And remember those beautiful orbs being taken around the world, those are owned and run by Orb Operators who are rewarded in Worldcoin for every user they onboard, allowing them to set up a whole business for themselves. And if that sounds like a multi-level marketing scheme then it certainly has some of that shape about it and demands that we ask ourselves the right kind of questions.
There’s no doubt Worldcoin’s core mission intersects with the core principles of financial freedom baked into cryptocurrency but there’s a degree of tone deafness here that needs addressing. Towards the existing crypto currency and towards the zeitgeist of the moment with an increasingly important debate over the sanctity of our personal data. It feels anachronistic. Maybe what we’re seeing here is just some web2 thinking being clumsily applied to this emergent space. Network effects have become the golden goose for all Web 2 titans. Everything at the grandest, most awesome scale possible. And there’s no doubt the power of network effects in web2 paradigms. But every day I spend in this space I’m learning more and more that the value of a crypto network lies not in its scale but in its effectiveness. It’s quality not quantity. A small number of highly engaged, highly connected individual nodes operating lean and mean is the model that functions best in this space. Village not metropolis. Sam Altman and Alex Blania have taken a pounding from the established crypto community. And it’s right that they should be properly scrutinised over the product and what it’s attempting to do. And maybe it’s the idea itself that needs contesting. One currency to rule them all is a neat idea, but as we progress further into the 21st century and we’re increasingly able to access everything anywhere all the time, it’s individuality, differences, small communities that might end up being the biggest winners.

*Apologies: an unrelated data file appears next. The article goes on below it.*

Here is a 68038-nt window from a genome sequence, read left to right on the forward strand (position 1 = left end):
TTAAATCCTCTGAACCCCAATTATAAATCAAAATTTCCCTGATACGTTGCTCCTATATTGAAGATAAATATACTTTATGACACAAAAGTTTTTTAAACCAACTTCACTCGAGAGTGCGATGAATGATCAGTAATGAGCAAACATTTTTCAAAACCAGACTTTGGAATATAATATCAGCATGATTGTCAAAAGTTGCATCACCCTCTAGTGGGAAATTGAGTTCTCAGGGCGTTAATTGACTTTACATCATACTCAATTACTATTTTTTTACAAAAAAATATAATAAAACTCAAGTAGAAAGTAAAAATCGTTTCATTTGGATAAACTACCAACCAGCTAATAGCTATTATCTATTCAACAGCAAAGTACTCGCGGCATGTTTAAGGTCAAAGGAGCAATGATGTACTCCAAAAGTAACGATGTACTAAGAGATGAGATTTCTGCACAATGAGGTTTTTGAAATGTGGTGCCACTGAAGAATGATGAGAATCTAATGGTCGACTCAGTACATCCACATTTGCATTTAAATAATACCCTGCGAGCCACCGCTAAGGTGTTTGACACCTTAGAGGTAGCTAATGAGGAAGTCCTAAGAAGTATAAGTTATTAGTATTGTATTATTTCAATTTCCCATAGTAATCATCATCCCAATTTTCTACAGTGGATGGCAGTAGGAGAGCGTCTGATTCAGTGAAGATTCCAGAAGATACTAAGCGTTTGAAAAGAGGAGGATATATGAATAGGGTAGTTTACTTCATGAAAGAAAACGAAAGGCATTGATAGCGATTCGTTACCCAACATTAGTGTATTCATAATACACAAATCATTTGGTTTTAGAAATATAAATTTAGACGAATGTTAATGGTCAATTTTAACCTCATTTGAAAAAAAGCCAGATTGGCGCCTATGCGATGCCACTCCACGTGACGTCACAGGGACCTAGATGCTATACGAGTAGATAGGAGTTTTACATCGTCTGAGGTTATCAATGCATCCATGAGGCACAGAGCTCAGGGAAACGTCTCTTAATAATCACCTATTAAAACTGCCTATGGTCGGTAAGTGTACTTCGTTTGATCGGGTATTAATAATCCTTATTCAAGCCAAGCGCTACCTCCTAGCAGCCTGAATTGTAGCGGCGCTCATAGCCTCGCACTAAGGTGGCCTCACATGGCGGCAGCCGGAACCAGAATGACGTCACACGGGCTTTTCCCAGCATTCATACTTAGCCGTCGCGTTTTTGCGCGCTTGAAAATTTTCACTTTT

In the old days this kind of product would be brute forced into existence via a backdoor the way Facebook tried to do with Libra. But these are not those days and while crypto also has a fight on its hands to persuade regulators it is a viable alternative, the old guard have never been more embattled to justify their methods. The times… they are a changin.
You’ve been watching School of Block, presented by Ledger and the Defiant, demystifying decentralisation, one block at a time. Don’t forget to subscribe, drop us a like if that’s what you’re into, and as always – here’s to your financial freedom.